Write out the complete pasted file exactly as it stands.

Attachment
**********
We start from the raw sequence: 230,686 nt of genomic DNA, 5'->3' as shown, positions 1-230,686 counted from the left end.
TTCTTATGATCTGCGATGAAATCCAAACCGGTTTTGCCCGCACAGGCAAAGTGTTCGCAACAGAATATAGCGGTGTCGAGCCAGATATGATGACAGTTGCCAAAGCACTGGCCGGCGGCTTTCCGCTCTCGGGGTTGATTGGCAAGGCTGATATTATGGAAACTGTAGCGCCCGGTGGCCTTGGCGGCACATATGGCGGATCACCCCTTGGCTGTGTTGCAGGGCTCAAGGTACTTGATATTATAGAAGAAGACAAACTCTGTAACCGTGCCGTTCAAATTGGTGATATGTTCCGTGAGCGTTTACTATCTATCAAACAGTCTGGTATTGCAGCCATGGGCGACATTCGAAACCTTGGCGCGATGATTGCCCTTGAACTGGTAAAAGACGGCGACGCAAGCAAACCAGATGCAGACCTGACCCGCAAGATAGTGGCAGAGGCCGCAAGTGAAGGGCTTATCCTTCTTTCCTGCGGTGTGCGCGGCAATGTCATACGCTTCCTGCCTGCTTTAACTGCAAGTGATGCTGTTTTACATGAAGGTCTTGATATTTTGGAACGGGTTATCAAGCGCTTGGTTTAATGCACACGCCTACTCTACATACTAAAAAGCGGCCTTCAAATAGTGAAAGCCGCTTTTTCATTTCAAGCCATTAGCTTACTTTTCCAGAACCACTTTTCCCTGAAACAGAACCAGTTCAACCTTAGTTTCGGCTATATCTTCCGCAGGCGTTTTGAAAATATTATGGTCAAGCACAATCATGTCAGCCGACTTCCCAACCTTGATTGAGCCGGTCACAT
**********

We start from the raw sequence: 230,686 nt of genomic DNA, 5'->3' as shown, positions 1-230,686 counted from the left end.
TTCTTATGATCTGCGATGAAATCCAAACCGGTTTTGCCCGCACAGGCAAAGTGTTCGCAACAGAATATAGCGGTGTCGAGCCAGATATGATGACAGTTGCCAAAGCACTGGCCGGCGGCTTTCCGCTCTCGGGGTTGATTGGCAAGGCTGATATTATGGAAACTGTAGCGCCCGGTGGCCTTGGCGGCACATATGGCGGATCACCCCTTGGCTGTGTTGCAGGGCTCAAGGTACTTGATATTATAGAAGAAGACAAACTCTGTAACCGTGCCGTTCAAATTGGTGATATGTTCCGTGAGCGTTTACTATCTATCAAACAGTCTGGTATTGCAGCCATGGGCGACATTCGAAACCTTGGCGCGATGATTGCCCTTGAACTGGTAAAAGACGGCGACGCAAGCAAACCAGATGCAGACCTGACCCGCAAGATAGTGGCAGAGGCCGCAAGTGAAGGGCTTATCCTTCTTTCCTGCGGTGTGCGCGGCAATGTCATACGCTTCCTGCCTGCTTTAACTGCAAGTGATGCTGTTTTACATGAAGGTCTTGATATTTTGGAACGGGTTATCAAGCGCTTGGTTTAATGCACACGCCTACTCTACATACTAAAAAGCGGCCTTCAAATAGTGAAAGCCGCTTTTTCATTTCAAGCCATTAGCTTACTTTTCCAGAACCACTTTTCCCTGAAACAGAACCAGTTCAACCTTAGTTTCGGCTATATCTTCCGCAGGCGTTTTGAAAATATTATGGTCAAGCACAATCATGTCAGCCGACTTCCCAACCTTGATTGAGCCGGTCACAT